5G is here, but if you think it’s all about ultra-quick downloads and web pages that are faster to load, you’re only half-right. New 5G cells will be able to transfer not just more data, more quickly, but they’ll also communicate instantly.
A real-time internet is coming, which means a real-time cloud, and the creation of a new class of electronics that can exchange data and information fast enough to make near-instant decisions.
Cue driverless cars, drones, trains and much more besides. A tactile internet where touch becomes as important as what you see or hear. A new era of electronics where wearables, smart fabrics, and connected-everything is possible. The Internet of Things (IoT) in full bloom, but also a new, real-time economy based on an industrial-scale IoT.
None of these things will happen overnight. 5G will take years and years to significantly spread beyond 5G hotspots in urban areas. 5G won’t be egalitarian either; select urbanites (and businesses) will have it first, while everyone else will only experience it occasionally. It will be years until we all use it regularly.
However, we do know that 5G, when it happens, and if it sticks (i.e. it if makes telecoms companies significant profits), is going to be about a great deal more than just 1Gbps speed for smartphones. Here are 5 things about 5G more important than the speed:
1. Better quality voice calls
WhatsApp is convenient, and it’s free, but there’s another reason that more and more of us are using the messaging app to make voice calls.
Voice calls made over WhatsApp – and any voice-over-internet-protocol (VoIP) service like Skype or Zoom – are much, much clearer than on the phone network. High definition voice wasn’t a priority for the designers of 3G and 4G networks, but with 5G, you can expect all voice calls and video calls to contain speech that’s clearer, sharper and altogether more realistic.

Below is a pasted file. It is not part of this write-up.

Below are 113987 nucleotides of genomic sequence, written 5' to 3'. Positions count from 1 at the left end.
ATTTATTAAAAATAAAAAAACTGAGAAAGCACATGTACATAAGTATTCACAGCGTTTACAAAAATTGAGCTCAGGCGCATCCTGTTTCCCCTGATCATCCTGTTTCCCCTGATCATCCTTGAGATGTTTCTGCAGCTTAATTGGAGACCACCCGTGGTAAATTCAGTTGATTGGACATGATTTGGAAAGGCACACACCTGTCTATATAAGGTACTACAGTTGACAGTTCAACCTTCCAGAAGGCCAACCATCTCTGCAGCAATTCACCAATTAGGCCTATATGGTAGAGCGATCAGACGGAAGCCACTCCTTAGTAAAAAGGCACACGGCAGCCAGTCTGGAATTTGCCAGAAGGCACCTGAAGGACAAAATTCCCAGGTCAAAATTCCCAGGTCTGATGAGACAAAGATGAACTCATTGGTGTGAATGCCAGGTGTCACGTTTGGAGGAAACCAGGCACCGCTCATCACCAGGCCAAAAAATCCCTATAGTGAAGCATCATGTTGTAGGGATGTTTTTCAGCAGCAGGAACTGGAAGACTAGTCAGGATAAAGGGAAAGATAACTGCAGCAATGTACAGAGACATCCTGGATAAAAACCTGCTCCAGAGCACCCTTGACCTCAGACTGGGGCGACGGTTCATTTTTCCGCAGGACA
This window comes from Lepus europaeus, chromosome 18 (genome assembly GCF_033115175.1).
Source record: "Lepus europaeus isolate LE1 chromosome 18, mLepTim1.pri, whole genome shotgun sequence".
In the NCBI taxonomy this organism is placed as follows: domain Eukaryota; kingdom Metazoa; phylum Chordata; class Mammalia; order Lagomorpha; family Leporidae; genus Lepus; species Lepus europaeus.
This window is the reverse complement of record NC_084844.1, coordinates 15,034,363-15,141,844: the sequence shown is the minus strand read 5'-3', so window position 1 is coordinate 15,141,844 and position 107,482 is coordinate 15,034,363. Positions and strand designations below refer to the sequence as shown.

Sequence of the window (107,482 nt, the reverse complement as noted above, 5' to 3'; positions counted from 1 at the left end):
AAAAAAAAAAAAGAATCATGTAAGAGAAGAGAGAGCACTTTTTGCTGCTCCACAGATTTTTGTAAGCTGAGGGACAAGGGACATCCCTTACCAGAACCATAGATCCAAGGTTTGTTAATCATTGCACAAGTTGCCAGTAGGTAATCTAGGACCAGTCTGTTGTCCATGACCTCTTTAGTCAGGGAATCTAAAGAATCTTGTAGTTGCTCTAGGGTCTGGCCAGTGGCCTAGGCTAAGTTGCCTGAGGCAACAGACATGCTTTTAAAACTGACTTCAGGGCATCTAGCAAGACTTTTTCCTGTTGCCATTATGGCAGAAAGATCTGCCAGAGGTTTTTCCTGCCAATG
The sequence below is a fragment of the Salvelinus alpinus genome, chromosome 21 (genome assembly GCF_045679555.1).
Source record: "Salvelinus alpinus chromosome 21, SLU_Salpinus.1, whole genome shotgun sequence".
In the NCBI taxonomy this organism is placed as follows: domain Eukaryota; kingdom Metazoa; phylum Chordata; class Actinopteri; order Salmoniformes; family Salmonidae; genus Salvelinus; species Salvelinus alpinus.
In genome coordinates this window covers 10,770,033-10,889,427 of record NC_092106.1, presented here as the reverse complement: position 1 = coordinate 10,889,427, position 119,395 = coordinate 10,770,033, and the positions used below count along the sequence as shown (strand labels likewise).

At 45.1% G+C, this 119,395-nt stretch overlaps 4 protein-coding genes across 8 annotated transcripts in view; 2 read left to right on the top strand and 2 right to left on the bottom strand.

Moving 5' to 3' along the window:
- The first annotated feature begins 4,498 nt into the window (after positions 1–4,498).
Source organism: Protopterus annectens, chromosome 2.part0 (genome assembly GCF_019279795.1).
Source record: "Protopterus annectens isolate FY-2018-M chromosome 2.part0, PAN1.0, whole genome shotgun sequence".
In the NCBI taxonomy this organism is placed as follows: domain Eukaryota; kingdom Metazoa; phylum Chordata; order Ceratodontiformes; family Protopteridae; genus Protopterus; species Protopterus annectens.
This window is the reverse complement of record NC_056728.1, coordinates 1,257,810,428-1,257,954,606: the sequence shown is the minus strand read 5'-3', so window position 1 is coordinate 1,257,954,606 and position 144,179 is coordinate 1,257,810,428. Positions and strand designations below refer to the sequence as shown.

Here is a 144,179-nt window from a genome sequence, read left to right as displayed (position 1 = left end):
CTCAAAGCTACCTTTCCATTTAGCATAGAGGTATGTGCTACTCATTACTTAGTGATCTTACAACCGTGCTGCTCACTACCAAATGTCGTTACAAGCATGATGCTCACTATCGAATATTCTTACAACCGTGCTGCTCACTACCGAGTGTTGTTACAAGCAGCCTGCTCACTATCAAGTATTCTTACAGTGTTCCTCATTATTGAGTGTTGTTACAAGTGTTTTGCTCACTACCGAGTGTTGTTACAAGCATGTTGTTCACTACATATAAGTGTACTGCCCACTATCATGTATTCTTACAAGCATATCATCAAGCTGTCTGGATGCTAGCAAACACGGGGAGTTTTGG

It’s about time. And it’s set to go further than simply HD with so-called Voice over 5G (Vo5G), which looks set to be an integral part of other 5G services, such as video calling, telepresence, augmented reality (AR) and virtual reality (VR).
2. More capacity
5G is just as much about capacity, as it is about speed.
An important part of the 5G spec if what’s known as mMTC (massive Machine Type Communications). The result of this kind of communication is something incredible; up to a million connected devices per square kilometer.
Why does that matter? Take a sports stadium. Put yourself in a crowd of 50,000 and, right now, you cannot get a phone signal. Want to find out other scores at half-time? Or send a text during a match? Forget it.
However, with 5G, not only will anyone at a major event be able to get online, livestream video, and make calls, but a lot more tech will be enabled in the stadium itself.
Why bother with those big screens, and even scoreboards, at either end of the stadium when the organizers could just make it available for anyone in the stadium to stream on their phone or tablet? It’s even possible that spectators could don a camera and livestream what they can see, in HD, to anyone at home… perhaps even in 360 degrees to anyone with a VR headset.
Away from stadiums, t 5G could be beneficial in busy places where live updates are be useful, such as in airports and train stations – bringing us better connectivity on the move.
A key part of the 5G specification is URLLC (Ultra-Reliable and Low Latency Communications), which allows for reliable, instant communications between the network and devices.